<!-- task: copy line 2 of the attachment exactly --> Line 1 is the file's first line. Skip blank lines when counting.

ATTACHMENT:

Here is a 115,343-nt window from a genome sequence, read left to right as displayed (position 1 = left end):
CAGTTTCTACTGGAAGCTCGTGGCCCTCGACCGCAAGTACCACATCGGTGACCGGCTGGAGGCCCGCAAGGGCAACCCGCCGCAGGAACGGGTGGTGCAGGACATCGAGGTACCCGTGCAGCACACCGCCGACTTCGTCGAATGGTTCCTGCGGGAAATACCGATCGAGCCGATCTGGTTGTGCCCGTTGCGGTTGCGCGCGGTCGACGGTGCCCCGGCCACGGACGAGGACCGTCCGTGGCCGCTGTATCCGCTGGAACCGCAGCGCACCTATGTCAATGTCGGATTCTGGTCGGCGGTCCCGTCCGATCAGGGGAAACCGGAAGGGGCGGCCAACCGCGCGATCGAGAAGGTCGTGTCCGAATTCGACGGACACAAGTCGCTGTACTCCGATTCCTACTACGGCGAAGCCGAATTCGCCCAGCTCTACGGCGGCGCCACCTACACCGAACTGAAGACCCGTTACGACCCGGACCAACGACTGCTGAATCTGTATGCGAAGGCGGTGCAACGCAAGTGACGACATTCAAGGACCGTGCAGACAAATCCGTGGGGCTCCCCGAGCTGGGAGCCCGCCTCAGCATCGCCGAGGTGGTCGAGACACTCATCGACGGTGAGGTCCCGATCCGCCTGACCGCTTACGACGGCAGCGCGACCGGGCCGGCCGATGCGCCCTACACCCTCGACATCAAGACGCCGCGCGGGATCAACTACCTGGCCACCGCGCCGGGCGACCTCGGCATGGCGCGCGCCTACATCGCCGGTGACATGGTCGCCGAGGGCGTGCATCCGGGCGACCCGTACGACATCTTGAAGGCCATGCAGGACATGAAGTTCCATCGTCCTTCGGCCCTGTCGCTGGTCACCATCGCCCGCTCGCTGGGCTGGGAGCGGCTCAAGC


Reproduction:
CAGTTTCTACTGGAAGCTCGTGGCCCTCGACCGCAAGTACCACATCGGTGACCGGCTGGAGGCCCGCAAGGGCAACCCGCCGCAGGAACGGGTGGTGCAGGACATCGAGGTACCCGTGCAGCACACCGCCGACTTCGTCGAATGGTTCCTGCGGGAAATACCGATCGAGCCGATCTGGTTGTGCCCGTTGCGGTTGCGCGCGGTCGACGGTGCCCCGGCCACGGACGAGGACCGTCCGTGGCCGCTGTATCCGCTGGAACCGCAGCGCACCTATGTCAATGTCGGATTCTGGTCGGCGGTCCCGTCCGATCAGGGGAAACCGGAAGGGGCGGCCAACCGCGCGATCGAGAAGGTCGTGTCCGAATTCGACGGACACAAGTCGCTGTACTCCGATTCCTACTACGGCGAAGCCGAATTCGCCCAGCTCTACGGCGGCGCCACCTACACCGAACTGAAGACCCGTTACGACCCGGACCAACGACTGCTGAATCTGTATGCGAAGGCGGTGCAACGCAAGTGACGACATTCAAGGACCGTGCAGACAAATCCGTGGGGCTCCCCGAGCTGGGAGCCCGCCTCAGCATCGCCGAGGTGGTCGAGACACTCATCGACGGTGAGGTCCCGATCCGCCTGACCGCTTACGACGGCAGCGCGACCGGGCCGGCCGATGCGCCCTACACCCTCGACATCAAGACGCCGCGCGGGATCAACTACCTGGCCACCGCGCCGGGCGACCTCGGCATGGCGCGCGCCTACATCGCCGGTGACATGGTCGCCGAGGGCGTGCATCCGGGCGACCCGTACGACATCTTGAAGGCCATGCAGGACATGAAGTTCCATCGTCCTTCGGCCCTGTCGCTGGTCACCATCGCCCGCTCGCTGGGCTGGGAGCGGCTCAAGC